A scholarly person named Finck Went mad in the effort to think Which were graver misplaced, To dip pen in his paste, Or dip his paste-brush in the ink.


Stay, fellow traveller, let us stop and think, Pause and reflect on the abysmal brink; Say would you rather thrust your pen in paste, Or dip your paste-brush carelessly in ink?


Here is a theme that is worthy of our cognizance, A theme of great importance and a question for your ken; Would you rather—stop and think well— Dip your paste-brush in your ink-well, Or in your pesky pasting-pot immerse your inky pen?


Hail, Camerados! I salute you, Also I salute the sewing-machine, and the flour-barrel, and the feather duster. What is an aborigine, anyhow? I see a paste-pot. Ay, and a well of ink. Well, well! Which shall I do? Ah, the immortal fog! What am I myself But a meteor In a fog?


A mayde ther ben, a wordy one and wyse, Who wore a paire of gogles on her eyes. O'er theemes of depest thogt her braine she werked, Nor ever any knoty problemme sherked. Yette when they askt her if she'd rather sinke Her penne in payste, or eke her brushe in inke, "Ah," quo' the canny mayde, "now wit ye wel, I'm wyse enow to know—too wyse to tel."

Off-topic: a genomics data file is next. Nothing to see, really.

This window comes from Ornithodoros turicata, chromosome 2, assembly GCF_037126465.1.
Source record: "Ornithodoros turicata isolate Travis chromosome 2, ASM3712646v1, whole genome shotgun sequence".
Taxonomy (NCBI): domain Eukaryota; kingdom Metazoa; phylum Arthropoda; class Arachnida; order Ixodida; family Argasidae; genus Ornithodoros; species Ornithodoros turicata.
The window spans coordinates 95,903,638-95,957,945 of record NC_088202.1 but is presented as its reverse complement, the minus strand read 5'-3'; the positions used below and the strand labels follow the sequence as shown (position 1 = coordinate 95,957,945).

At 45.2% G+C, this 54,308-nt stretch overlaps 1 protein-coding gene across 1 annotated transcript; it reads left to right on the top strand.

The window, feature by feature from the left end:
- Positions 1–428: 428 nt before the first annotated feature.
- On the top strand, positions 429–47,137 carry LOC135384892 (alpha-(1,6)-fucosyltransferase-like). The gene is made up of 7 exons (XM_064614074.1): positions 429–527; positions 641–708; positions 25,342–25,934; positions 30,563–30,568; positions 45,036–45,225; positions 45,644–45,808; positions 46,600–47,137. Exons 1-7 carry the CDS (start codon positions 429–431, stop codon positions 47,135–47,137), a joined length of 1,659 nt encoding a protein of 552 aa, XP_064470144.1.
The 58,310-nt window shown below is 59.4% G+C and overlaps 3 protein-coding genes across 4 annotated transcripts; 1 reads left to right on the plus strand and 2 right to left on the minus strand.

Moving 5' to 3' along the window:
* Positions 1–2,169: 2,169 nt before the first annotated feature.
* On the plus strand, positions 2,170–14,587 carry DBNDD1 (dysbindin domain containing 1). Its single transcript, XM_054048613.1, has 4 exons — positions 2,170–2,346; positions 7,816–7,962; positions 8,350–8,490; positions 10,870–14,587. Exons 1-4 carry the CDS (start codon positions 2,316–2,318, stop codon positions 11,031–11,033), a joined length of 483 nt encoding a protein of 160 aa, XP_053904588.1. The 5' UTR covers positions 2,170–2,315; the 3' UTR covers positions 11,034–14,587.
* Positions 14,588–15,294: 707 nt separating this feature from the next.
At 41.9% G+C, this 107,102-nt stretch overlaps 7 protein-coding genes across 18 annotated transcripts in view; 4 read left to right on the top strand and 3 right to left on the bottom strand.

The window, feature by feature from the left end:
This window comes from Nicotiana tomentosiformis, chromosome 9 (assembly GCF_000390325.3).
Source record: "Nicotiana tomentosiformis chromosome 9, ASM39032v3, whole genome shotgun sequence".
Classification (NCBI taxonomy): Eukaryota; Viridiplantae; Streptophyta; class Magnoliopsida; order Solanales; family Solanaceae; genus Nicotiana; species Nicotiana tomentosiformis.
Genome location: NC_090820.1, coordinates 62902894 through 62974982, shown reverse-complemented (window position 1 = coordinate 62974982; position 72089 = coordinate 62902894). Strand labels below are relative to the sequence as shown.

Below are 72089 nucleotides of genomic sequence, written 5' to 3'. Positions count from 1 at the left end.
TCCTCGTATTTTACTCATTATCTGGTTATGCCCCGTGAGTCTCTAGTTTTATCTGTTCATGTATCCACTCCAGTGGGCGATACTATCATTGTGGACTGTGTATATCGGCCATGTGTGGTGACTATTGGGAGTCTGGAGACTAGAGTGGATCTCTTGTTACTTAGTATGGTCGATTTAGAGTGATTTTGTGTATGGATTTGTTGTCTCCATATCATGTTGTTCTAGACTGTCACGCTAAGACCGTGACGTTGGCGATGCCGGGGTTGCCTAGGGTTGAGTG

She luminously wavered, and I tentatively inferred that she would soon perfectly reconsider her not altogether unobvious course. Furiously, tho' with a tender, ebbing similitude, across her mental consciousness stole a reculmination of all the truths she had ever known concerning, or even remotely relating to, the not easily fathomed qualities of paste and ink. So she stood, focused in an intensity of soul-quivers, and I, all unrelenting, waited, though of a dim uncertainty whether, after all, it might not be only a dubitant problem.


Shall I dip, shall I dip it, Dolores, This luminous paste-brush of thine? Shall I sully its white-breasted glories, Its fair, foam-flecked figure divine?

O shall I—abstracted, unheeding— Swish swirling this pen in my haste, And, deaf to thy pitiful pleading, Just jab it in paste?


I stood upon a church spire, A slender, pointed spire, And I saw Ranged in solemn row before me, A paste-pot and an ink-pot. I held in my either hand A pen and a brush. Ay, a pen and a brush. Now this is the strange part; I stood upon a church spire, A slender, pointed spire, Glad, exultant, Because The choice was mine! Ay, mine! As I stood upon a church spire, A slender, pointed spire.

Perhaps one of the most enjoyable occasions was the night when the members of the Re-Echo Club discussed the merits of the classic poem: